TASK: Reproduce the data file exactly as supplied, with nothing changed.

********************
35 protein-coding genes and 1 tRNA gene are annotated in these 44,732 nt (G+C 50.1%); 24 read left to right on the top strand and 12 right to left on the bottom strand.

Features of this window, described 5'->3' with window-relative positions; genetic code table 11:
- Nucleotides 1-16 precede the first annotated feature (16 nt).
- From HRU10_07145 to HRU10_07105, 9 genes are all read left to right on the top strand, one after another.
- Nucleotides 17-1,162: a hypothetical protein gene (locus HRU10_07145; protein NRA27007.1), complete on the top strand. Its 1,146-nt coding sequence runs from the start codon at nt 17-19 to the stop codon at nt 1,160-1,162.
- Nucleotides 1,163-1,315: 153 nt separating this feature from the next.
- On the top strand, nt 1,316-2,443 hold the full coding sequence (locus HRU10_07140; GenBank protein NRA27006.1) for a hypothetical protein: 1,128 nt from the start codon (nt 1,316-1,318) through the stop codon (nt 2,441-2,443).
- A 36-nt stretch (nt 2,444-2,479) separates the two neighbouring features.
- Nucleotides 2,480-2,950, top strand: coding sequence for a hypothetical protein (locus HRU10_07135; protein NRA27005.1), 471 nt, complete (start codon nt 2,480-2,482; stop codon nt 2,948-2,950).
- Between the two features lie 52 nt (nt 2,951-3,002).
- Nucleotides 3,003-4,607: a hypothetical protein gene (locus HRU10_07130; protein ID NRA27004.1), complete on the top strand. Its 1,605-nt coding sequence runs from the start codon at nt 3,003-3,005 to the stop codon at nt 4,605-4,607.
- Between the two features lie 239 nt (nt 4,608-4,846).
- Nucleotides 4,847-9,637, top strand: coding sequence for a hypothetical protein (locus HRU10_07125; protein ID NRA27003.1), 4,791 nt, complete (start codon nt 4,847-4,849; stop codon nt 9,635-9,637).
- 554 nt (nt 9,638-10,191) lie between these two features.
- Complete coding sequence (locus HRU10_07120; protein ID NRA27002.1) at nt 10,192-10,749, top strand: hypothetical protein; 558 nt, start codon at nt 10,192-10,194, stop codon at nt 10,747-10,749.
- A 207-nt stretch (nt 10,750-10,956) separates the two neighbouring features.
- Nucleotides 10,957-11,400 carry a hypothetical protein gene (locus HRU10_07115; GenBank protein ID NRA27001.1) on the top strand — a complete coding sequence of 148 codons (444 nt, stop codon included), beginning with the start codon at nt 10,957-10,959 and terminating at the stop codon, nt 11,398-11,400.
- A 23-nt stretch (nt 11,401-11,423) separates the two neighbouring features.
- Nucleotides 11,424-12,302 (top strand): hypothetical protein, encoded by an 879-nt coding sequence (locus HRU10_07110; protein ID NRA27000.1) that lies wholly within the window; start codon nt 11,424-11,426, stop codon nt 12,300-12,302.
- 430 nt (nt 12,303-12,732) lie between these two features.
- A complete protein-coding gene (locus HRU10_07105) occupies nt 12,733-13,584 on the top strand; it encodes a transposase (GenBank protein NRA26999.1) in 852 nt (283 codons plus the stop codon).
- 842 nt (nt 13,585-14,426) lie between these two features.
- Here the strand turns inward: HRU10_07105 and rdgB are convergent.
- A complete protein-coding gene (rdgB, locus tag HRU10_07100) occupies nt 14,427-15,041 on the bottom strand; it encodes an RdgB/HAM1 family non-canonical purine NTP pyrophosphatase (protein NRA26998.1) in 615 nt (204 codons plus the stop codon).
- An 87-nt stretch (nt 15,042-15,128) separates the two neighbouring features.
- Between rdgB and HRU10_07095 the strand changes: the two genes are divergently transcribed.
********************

35 protein-coding genes and 1 tRNA gene are annotated in these 44,732 nt (G+C 50.1%); 24 read left to right on the top strand and 12 right to left on the bottom strand.

Features of this window, described 5'->3' with window-relative positions; genetic code table 11:
- Nucleotides 1-16 precede the first annotated feature (16 nt).
- From HRU10_07145 to HRU10_07105, 9 genes are all read left to right on the top strand, one after another.
- Nucleotides 17-1,162: a hypothetical protein gene (locus HRU10_07145; protein NRA27007.1), complete on the top strand. Its 1,146-nt coding sequence runs from the start codon at nt 17-19 to the stop codon at nt 1,160-1,162.
- Nucleotides 1,163-1,315: 153 nt separating this feature from the next.
- On the top strand, nt 1,316-2,443 hold the full coding sequence (locus HRU10_07140; GenBank protein NRA27006.1) for a hypothetical protein: 1,128 nt from the start codon (nt 1,316-1,318) through the stop codon (nt 2,441-2,443).
- A 36-nt stretch (nt 2,444-2,479) separates the two neighbouring features.
- Nucleotides 2,480-2,950, top strand: coding sequence for a hypothetical protein (locus HRU10_07135; protein NRA27005.1), 471 nt, complete (start codon nt 2,480-2,482; stop codon nt 2,948-2,950).
- Between the two features lie 52 nt (nt 2,951-3,002).
- Nucleotides 3,003-4,607: a hypothetical protein gene (locus HRU10_07130; protein ID NRA27004.1), complete on the top strand. Its 1,605-nt coding sequence runs from the start codon at nt 3,003-3,005 to the stop codon at nt 4,605-4,607.
- Between the two features lie 239 nt (nt 4,608-4,846).
- Nucleotides 4,847-9,637, top strand: coding sequence for a hypothetical protein (locus HRU10_07125; protein ID NRA27003.1), 4,791 nt, complete (start codon nt 4,847-4,849; stop codon nt 9,635-9,637).
- 554 nt (nt 9,638-10,191) lie between these two features.
- Complete coding sequence (locus HRU10_07120; protein ID NRA27002.1) at nt 10,192-10,749, top strand: hypothetical protein; 558 nt, start codon at nt 10,192-10,194, stop codon at nt 10,747-10,749.
- A 207-nt stretch (nt 10,750-10,956) separates the two neighbouring features.
- Nucleotides 10,957-11,400 carry a hypothetical protein gene (locus HRU10_07115; GenBank protein ID NRA27001.1) on the top strand — a complete coding sequence of 148 codons (444 nt, stop codon included), beginning with the start codon at nt 10,957-10,959 and terminating at the stop codon, nt 11,398-11,400.
- A 23-nt stretch (nt 11,401-11,423) separates the two neighbouring features.
- Nucleotides 11,424-12,302 (top strand): hypothetical protein, encoded by an 879-nt coding sequence (locus HRU10_07110; protein ID NRA27000.1) that lies wholly within the window; start codon nt 11,424-11,426, stop codon nt 12,300-12,302.
- 430 nt (nt 12,303-12,732) lie between these two features.
- A complete protein-coding gene (locus HRU10_07105) occupies nt 12,733-13,584 on the top strand; it encodes a transposase (GenBank protein NRA26999.1) in 852 nt (283 codons plus the stop codon).
- 842 nt (nt 13,585-14,426) lie between these two features.
- Here the strand turns inward: HRU10_07105 and rdgB are convergent.
- A complete protein-coding gene (rdgB, locus tag HRU10_07100) occupies nt 14,427-15,041 on the bottom strand; it encodes an RdgB/HAM1 family non-canonical purine NTP pyrophosphatase (protein NRA26998.1) in 615 nt (204 codons plus the stop codon).
- An 87-nt stretch (nt 15,042-15,128) separates the two neighbouring features.
- Between rdgB and HRU10_07095 the strand changes: the two genes are divergently transcribed.